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Year : 2020  |  Volume : 9  |  Issue : 8  |  Page : 4492-4493  

Living and dying with drug resistant tuberculosis - Are we doing enough?

1 PDCC Infectious Diseases, AIIMS, Rishikesh, Uttarakhand, India
2 Department of Microbiology, AIIMS, Rishikesh, Uttarakhand, India
3 Department of General Medicine, AIIMS, Rishikesh, Uttarakhand, India
4 Department of Neuroanaesthesia and Critical Care, AIIMS, Rishikesh, Uttarakhand, India

Date of Submission12-May-2020
Date of Decision14-Jun-2020
Date of Acceptance01-Jul-2020
Date of Web Publication25-Aug-2020

Correspondence Address:
Dr. Vibha Mehta
PDCC Infectious Diseases, AIIMS Rishikesh, Uttarakhand
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Source of Support: None, Conflict of Interest: None

DOI: 10.4103/jfmpc.jfmpc_846_20

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How to cite this article:
Mehta V, Gupta PK, Bairwa M, Rahul JS. Living and dying with drug resistant tuberculosis - Are we doing enough?. J Family Med Prim Care 2020;9:4492-3

How to cite this URL:
Mehta V, Gupta PK, Bairwa M, Rahul JS. Living and dying with drug resistant tuberculosis - Are we doing enough?. J Family Med Prim Care [serial online] 2020 [cited 2021 May 13];9:4492-3. Available from: https://www.jfmpc.com/text.asp?2020/9/8/4492/293102

Dear Editor,

In a shrinking world where diseases know no boundaries, severe global epidemics of drug resistant tuberculosis (DR-TB) pose a great health crises. Globally, World Health Organization (WHO) estimates that there are 484,000 new cases with resistance to first line drug rifampicin, of which 78% have MDR-TB (Multi drug resistant TB).[1] India shares the highest global burden (27%),[1] with MDR-TB rates as high as 14% in previously treated and 2.8% in new cases with rampant increase of Extensively drug-resistant tuberculosis (XDR-TB).[1]

A 22-year-old female patient resident of Chamoli district, Uttarakhand presented with altered sensorium for 2 days, shortness of breath, constipation, pain abdomen and vomiting for 5-6 days to emergency department of a tertiary care centre.

She was a known case of pulmonary tuberculosis on anti-tubercular category 1 treatment, diagnosed on the basis of clinical and radiological findings in a private centre, where she had presented with a history of non-productive cough and haemoptysis of 3 months duration. She had presented earlier to our centre with history of dyspnoea for 2 months for evaluation and was found to have mild to moderate pleural and pericardial effusion. She was managed then by pericardiocentesis (fluid showing lymphocyte preponderance). Further workup could not be done due to patient denial. She had three of her sisters who have suffered with pulmonary Tuberculosis previously (all three on category 1 treatment and deceased).

On the current admission, with a poor Glasgow Coma Scale (GCS) of 7, preliminary work up showed a largely normal blood picture, with sterile blood culture sensitivity. However her cerebrospinal fluid (CSF) study showed lymphocytic preponderance and chest X ray showed military pattern of the disease with cardiac shadow enlargement.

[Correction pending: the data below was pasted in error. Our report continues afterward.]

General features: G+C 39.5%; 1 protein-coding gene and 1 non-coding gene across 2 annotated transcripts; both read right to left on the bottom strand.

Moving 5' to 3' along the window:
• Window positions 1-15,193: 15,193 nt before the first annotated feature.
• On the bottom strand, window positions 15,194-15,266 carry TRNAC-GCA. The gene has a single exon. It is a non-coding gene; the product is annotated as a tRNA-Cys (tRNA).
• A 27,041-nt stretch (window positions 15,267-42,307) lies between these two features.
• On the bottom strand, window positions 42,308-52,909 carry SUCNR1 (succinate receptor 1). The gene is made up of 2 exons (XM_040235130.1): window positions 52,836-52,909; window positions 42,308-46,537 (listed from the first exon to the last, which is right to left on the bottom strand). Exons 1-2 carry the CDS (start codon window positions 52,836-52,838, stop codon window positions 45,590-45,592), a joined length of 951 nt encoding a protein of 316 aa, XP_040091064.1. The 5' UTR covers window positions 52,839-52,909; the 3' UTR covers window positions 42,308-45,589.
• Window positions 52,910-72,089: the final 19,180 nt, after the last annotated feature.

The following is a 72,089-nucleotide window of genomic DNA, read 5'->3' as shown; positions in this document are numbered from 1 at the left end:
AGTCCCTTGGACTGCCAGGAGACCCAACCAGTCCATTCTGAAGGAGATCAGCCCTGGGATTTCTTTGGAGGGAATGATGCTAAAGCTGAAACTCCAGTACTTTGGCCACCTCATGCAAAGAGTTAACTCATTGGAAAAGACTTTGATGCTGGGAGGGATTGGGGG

Her Cepheid Xpert MTB/RIF assay (Sunnyvale, CA, U.S.A.) suggested a rifampicin resistant strain of Mycobacterium tuberculosis complex, owing to which additional second line medications like Levofloxacin, Linezolid, Clofazamine were added to her existing regime.

During the course of her stay, she deteriorated neurologically secondary to the tubercular hydrocephalus, which needed an extra ventricular drain. Her GCS deteriorated eventually to E1V1M1 within 8 days of her intensive care unit stay. Owing to the guarded prognosis, patients' attendants chose to leave against medical advice.

This case emphasises the need of an early laboratory diagnosis of MDR-TB and not merely relying on clinical or radiological diagnosis. We reinforce the utmost importance on early suspicion, laboratory confirmation and universal Drug-Susceptibility Testing (DST) of tuberculosis to alleviate high numbers of complications in hot zone area like India.

India has announced the target of ending TB by 2025, 5 years ahead of the global End TB strategy.[2] The New End TB strategy highlights the critical role of laboratories.[3] All confirmed TB patients should receive DST at least for rifampicin (RIF); and all patients with rifampicin-resistant (RR)-TB should receive DST at least for fluoroquinolones (FQs) and second-line injectable drugs (SLIDs).[4]

So let each one of us contribute to eliminating this preventable, treatable, and curable disease.

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Conflicts of interest

There are no conflicts of interest.

  References Top

Global tuberculosis report 2019. Geneva: World Health Organization; 2019. Available from: https://apps.who.int/iris/bitstream/handle/10665/329368/9789241565714-eng.pdf?ua=1. [Last accessed on 27th July, 2019].  Back to cited text no. 1
Sachdeva KS, Mase SR. The end TB strategy for India. The Indian Journal of Tuberculosis. 2019 Jan;66(1):165-6.  Back to cited text no. 2
Uplekar M, Weil D, Lonnroth K, Jaramillo E, Lienhardt C, Dias HM, et al. WHO's new end TB strategy. Lancet. 2015;385(9979):1799–801.  Back to cited text no. 3
Framework of indicators and targets for laboratory strengthening under the End TB Strategy. Geneva: World Health Organization; 2016. Available from: https://apps.who.int/iris/bitstream/handle/10665/250307/9789241511438-eng.pdf?sequence=1. [Last accessed on 27th July, 2019].  Back to cited text no. 4


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